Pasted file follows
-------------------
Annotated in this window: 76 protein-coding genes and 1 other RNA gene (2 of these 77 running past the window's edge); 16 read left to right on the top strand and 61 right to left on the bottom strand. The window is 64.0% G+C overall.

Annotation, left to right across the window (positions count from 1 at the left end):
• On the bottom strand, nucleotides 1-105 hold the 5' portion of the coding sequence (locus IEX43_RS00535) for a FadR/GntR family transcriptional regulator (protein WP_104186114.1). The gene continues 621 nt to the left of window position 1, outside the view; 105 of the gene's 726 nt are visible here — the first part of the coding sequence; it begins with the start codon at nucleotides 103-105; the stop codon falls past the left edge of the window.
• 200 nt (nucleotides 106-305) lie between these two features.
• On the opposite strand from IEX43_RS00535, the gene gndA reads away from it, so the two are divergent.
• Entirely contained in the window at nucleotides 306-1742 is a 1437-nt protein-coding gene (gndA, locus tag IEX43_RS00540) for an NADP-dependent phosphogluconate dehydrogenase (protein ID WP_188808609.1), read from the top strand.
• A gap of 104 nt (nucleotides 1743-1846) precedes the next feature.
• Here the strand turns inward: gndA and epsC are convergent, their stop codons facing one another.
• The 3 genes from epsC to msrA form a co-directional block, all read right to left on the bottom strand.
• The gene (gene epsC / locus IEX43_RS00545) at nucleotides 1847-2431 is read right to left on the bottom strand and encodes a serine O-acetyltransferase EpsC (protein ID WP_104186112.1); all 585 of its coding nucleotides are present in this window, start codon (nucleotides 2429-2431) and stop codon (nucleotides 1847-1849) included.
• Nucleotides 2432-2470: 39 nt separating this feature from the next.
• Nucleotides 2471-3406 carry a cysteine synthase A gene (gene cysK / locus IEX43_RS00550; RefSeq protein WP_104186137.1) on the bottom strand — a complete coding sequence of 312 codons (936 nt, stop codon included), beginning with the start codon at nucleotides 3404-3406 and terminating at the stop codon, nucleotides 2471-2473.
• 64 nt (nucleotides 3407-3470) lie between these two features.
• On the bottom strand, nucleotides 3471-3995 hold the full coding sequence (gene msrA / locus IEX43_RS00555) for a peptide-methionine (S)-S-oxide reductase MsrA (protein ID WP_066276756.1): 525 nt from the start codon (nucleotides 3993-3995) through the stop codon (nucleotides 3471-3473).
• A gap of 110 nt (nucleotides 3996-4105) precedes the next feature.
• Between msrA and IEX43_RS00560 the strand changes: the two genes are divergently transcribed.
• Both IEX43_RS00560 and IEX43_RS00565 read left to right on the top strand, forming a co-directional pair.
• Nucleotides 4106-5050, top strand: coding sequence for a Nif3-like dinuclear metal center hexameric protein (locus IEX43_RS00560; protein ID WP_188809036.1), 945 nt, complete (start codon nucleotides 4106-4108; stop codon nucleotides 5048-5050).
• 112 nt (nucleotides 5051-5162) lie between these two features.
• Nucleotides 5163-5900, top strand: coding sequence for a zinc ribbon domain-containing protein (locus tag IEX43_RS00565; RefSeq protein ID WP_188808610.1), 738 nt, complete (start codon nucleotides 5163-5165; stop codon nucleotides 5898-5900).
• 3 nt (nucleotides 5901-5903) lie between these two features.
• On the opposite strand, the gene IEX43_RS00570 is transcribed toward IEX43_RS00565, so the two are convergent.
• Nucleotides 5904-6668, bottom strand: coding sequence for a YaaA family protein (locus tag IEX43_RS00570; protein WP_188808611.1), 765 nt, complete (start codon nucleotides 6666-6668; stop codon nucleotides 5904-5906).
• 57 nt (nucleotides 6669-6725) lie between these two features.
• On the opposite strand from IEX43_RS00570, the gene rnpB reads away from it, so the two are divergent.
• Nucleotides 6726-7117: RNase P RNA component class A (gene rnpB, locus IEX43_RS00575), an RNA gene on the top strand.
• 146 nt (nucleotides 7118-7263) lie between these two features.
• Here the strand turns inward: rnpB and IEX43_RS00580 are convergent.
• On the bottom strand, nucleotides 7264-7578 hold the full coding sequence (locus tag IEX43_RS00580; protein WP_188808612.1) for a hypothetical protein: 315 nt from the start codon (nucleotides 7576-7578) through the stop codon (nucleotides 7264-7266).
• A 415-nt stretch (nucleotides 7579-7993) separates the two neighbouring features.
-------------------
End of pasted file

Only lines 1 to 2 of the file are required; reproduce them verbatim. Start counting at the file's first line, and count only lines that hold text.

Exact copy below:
Annotated in this window: 76 protein-coding genes and 1 other RNA gene (2 of these 77 running past the window's edge); 16 read left to right on the top strand and 61 right to left on the bottom strand. The window is 64.0% G+C overall.

Annotation, left to right across the window (positions count from 1 at the left end):